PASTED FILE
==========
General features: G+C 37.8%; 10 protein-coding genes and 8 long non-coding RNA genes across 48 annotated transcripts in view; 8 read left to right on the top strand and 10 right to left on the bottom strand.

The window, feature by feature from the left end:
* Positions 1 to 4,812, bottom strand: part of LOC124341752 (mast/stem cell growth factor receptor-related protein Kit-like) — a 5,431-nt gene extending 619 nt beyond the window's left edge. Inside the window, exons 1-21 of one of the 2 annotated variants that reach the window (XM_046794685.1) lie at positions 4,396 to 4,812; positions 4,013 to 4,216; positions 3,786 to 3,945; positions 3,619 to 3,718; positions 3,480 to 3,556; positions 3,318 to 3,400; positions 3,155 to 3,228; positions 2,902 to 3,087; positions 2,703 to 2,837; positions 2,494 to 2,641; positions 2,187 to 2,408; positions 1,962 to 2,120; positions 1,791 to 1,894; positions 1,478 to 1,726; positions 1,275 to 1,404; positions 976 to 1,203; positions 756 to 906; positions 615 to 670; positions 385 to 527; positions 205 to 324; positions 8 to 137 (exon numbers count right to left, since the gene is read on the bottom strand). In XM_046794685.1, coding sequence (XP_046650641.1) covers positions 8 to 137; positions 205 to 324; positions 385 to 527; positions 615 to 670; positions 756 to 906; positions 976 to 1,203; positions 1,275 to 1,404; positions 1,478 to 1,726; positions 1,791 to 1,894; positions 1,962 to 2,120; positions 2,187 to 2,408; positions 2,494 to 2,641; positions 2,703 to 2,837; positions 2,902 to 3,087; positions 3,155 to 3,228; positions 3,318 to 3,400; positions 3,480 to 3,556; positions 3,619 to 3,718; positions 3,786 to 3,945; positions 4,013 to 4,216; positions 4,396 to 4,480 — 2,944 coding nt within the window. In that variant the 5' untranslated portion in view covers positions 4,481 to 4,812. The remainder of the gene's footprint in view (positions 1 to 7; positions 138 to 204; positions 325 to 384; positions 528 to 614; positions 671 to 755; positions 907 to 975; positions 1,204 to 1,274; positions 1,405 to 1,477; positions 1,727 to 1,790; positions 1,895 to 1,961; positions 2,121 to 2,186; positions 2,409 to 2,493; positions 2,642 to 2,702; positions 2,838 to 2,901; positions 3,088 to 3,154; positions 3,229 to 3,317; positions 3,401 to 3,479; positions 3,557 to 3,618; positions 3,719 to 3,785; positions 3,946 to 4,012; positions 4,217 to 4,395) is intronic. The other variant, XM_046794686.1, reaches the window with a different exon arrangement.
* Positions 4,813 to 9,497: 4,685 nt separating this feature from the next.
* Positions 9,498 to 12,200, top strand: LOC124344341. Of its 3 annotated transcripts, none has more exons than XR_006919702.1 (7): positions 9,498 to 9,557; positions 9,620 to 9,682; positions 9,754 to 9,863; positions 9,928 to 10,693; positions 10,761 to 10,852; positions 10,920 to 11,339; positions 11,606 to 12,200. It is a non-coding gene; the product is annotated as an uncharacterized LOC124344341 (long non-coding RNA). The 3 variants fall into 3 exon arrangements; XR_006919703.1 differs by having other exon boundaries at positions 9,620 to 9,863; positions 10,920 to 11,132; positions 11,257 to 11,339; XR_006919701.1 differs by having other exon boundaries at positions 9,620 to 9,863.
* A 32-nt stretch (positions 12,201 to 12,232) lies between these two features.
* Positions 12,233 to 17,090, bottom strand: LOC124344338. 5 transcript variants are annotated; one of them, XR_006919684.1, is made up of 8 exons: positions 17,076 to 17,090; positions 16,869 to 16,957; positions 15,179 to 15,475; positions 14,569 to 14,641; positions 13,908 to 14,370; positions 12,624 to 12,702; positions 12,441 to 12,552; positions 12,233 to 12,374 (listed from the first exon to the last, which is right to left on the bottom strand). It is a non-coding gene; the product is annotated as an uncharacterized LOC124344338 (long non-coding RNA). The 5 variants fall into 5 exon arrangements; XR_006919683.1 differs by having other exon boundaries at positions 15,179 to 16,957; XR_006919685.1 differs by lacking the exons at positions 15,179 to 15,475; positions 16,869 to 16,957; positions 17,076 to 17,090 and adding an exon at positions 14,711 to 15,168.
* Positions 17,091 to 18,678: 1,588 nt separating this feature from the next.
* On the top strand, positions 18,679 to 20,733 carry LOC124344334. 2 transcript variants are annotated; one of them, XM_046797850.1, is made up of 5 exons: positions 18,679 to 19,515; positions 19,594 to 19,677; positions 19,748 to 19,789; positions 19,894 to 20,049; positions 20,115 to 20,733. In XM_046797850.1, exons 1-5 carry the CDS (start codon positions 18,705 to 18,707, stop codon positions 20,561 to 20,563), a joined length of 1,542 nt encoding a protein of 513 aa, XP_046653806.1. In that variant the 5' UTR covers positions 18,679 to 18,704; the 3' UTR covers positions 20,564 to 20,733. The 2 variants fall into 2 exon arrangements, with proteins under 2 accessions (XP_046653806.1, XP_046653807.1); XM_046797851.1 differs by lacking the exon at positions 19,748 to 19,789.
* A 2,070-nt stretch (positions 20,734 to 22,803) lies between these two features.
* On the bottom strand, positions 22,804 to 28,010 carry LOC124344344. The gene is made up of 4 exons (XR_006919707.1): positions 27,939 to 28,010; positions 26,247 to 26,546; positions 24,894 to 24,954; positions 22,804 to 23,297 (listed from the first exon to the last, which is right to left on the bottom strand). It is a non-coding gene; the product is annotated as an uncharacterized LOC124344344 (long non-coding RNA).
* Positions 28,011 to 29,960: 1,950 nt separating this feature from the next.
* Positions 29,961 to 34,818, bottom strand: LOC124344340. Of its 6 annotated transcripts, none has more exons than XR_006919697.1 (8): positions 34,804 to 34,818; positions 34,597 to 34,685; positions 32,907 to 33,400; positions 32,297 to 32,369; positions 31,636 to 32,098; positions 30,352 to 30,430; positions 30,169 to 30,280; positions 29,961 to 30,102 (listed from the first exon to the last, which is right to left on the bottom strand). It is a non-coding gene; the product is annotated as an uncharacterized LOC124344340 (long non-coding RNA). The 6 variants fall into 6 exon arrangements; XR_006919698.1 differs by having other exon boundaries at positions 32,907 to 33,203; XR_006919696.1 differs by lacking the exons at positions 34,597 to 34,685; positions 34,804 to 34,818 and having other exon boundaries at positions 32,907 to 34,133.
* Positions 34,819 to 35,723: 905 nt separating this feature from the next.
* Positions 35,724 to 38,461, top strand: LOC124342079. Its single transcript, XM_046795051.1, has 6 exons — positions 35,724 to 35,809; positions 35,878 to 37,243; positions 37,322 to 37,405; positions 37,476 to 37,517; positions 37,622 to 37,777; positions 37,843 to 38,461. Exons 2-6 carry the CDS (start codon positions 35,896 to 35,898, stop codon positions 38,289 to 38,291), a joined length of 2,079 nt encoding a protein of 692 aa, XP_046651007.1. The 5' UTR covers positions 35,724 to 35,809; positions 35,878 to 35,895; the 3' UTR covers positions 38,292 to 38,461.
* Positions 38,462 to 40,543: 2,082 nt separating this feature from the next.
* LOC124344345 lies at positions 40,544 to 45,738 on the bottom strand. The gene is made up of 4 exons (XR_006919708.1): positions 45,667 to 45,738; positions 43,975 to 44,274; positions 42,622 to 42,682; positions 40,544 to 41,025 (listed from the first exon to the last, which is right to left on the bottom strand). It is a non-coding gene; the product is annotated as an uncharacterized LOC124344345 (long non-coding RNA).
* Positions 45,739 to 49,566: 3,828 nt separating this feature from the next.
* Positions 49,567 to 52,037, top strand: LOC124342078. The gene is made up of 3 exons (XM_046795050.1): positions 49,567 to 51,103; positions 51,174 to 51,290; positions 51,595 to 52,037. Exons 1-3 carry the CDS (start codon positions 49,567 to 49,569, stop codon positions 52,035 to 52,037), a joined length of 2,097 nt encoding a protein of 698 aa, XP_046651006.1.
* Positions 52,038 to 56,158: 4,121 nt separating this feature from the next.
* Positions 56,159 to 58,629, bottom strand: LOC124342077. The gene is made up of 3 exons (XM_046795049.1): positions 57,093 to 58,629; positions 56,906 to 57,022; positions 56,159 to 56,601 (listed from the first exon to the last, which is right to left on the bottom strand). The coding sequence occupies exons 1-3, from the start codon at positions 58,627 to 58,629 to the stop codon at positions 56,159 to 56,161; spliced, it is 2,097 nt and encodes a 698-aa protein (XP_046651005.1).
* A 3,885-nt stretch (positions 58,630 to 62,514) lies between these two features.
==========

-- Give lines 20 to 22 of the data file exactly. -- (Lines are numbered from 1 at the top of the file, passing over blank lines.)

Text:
* Positions 52,038 to 56,158: 4,121 nt separating this feature from the next.
* Positions 56,159 to 58,629, bottom strand: LOC124342077. The gene is made up of 3 exons (XM_046795049.1): positions 57,093 to 58,629; positions 56,906 to 57,022; positions 56,159 to 56,601 (listed from the first exon to the last, which is right to left on the bottom strand). The coding sequence occupies exons 1-3, from the start codon at positions 58,627 to 58,629 to the stop codon at positions 56,159 to 56,161; spliced, it is 2,097 nt and encodes a 698-aa protein (XP_046651005.1).
* A 3,885-nt stretch (positions 58,630 to 62,514) lies between these two features.